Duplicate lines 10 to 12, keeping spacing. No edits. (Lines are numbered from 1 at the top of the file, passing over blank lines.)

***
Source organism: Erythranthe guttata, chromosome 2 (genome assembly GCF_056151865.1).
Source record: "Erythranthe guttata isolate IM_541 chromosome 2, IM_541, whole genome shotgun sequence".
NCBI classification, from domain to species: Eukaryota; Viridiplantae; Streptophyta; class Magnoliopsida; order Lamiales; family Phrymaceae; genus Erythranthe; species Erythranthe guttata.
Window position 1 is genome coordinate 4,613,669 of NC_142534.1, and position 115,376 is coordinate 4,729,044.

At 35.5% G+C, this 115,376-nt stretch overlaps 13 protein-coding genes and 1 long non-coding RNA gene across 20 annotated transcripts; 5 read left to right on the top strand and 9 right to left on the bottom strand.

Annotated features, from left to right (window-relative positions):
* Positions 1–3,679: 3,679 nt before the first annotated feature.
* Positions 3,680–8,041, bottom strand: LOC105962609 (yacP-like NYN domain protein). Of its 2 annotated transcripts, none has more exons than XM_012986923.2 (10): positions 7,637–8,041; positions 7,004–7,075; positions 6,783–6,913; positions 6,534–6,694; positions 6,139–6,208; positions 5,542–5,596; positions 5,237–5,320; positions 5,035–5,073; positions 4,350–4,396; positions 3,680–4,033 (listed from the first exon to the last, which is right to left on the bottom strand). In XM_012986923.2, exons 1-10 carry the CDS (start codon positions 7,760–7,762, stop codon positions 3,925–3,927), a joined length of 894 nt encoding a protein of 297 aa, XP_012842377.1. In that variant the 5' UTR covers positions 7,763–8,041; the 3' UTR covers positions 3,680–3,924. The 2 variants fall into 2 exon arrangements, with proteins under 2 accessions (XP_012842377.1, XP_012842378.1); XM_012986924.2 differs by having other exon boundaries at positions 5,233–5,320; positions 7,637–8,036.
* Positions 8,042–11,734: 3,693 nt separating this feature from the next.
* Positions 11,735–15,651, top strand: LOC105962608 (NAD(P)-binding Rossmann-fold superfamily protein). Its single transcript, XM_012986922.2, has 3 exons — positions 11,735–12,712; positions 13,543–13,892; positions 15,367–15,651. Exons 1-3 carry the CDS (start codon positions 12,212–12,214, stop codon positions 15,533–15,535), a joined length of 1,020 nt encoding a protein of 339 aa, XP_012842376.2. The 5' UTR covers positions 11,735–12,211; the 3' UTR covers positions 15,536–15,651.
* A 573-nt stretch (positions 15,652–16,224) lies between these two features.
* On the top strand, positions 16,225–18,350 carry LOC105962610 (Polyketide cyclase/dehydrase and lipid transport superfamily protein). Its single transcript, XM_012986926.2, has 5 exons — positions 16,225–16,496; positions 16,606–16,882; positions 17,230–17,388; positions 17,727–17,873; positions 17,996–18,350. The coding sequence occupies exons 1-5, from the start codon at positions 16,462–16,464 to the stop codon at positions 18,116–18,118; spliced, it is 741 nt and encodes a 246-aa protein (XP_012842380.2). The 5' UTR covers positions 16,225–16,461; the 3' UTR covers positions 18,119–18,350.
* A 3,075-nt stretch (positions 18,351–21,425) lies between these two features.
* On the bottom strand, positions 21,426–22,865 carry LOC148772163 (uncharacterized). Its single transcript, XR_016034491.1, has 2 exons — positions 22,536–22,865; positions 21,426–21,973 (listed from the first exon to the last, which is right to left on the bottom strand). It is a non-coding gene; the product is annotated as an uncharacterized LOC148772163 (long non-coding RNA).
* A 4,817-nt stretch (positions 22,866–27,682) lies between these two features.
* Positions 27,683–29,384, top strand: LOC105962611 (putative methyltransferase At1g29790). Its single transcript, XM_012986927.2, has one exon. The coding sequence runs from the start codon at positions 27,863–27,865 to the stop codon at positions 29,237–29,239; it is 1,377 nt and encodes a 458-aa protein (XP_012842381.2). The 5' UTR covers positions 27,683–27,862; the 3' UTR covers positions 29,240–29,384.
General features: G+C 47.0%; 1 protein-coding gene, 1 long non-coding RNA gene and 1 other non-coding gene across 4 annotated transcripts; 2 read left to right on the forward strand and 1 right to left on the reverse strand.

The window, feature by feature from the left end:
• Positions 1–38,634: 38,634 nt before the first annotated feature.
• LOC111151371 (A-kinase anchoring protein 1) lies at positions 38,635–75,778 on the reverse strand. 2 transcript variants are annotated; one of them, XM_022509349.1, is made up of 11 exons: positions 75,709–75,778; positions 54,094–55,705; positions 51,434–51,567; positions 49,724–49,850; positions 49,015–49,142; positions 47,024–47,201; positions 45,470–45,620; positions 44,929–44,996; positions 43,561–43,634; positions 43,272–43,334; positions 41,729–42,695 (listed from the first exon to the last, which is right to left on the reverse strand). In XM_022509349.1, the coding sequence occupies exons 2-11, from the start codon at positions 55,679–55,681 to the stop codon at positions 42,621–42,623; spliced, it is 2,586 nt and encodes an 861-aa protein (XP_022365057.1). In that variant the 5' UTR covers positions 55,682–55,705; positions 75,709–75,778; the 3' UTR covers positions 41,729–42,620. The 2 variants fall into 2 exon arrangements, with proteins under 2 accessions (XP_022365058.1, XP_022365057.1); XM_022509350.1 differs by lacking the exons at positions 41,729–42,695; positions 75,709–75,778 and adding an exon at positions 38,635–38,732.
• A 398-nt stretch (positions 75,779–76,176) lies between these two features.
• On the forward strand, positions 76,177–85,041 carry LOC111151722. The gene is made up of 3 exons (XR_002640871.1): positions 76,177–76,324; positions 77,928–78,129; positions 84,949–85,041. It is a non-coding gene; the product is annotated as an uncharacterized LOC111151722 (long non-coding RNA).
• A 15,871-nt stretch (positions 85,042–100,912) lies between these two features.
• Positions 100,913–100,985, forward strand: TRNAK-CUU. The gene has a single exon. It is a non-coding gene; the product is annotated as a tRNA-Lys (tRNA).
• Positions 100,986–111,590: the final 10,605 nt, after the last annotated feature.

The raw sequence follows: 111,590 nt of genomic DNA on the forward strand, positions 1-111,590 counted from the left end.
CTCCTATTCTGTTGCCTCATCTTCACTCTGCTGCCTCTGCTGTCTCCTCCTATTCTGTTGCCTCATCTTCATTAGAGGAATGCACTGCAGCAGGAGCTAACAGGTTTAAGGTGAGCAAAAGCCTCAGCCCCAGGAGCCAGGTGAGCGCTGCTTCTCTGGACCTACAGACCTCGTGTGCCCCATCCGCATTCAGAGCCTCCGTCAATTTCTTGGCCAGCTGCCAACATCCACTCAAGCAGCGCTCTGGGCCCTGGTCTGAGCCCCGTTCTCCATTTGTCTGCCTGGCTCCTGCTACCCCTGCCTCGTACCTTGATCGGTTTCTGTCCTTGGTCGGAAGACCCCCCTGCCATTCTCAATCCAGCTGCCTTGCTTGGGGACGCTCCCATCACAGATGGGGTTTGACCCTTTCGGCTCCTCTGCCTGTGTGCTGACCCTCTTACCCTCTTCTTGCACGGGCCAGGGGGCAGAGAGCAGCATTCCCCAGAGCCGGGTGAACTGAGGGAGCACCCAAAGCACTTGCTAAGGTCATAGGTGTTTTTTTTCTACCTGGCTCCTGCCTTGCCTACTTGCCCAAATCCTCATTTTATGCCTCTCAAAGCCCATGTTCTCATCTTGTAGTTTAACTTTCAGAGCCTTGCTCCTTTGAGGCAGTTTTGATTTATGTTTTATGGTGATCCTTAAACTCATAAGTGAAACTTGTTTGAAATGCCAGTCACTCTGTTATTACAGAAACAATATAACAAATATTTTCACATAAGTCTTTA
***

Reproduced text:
* Positions 11,735–15,651, top strand: LOC105962608 (NAD(P)-binding Rossmann-fold superfamily protein). Its single transcript, XM_012986922.2, has 3 exons — positions 11,735–12,712; positions 13,543–13,892; positions 15,367–15,651. Exons 1-3 carry the CDS (start codon positions 12,212–12,214, stop codon positions 15,533–15,535), a joined length of 1,020 nt encoding a protein of 339 aa, XP_012842376.2. The 5' UTR covers positions 11,735–12,211; the 3' UTR covers positions 15,536–15,651.
* A 573-nt stretch (positions 15,652–16,224) lies between these two features.
* On the top strand, positions 16,225–18,350 carry LOC105962610 (Polyketide cyclase/dehydrase and lipid transport superfamily protein). Its single transcript, XM_012986926.2, has 5 exons — positions 16,225–16,496; positions 16,606–16,882; positions 17,230–17,388; positions 17,727–17,873; positions 17,996–18,350. The coding sequence occupies exons 1-5, from the start codon at positions 16,462–16,464 to the stop codon at positions 18,116–18,118; spliced, it is 741 nt and encodes a 246-aa protein (XP_012842380.2). The 5' UTR covers positions 16,225–16,461; the 3' UTR covers positions 18,119–18,350.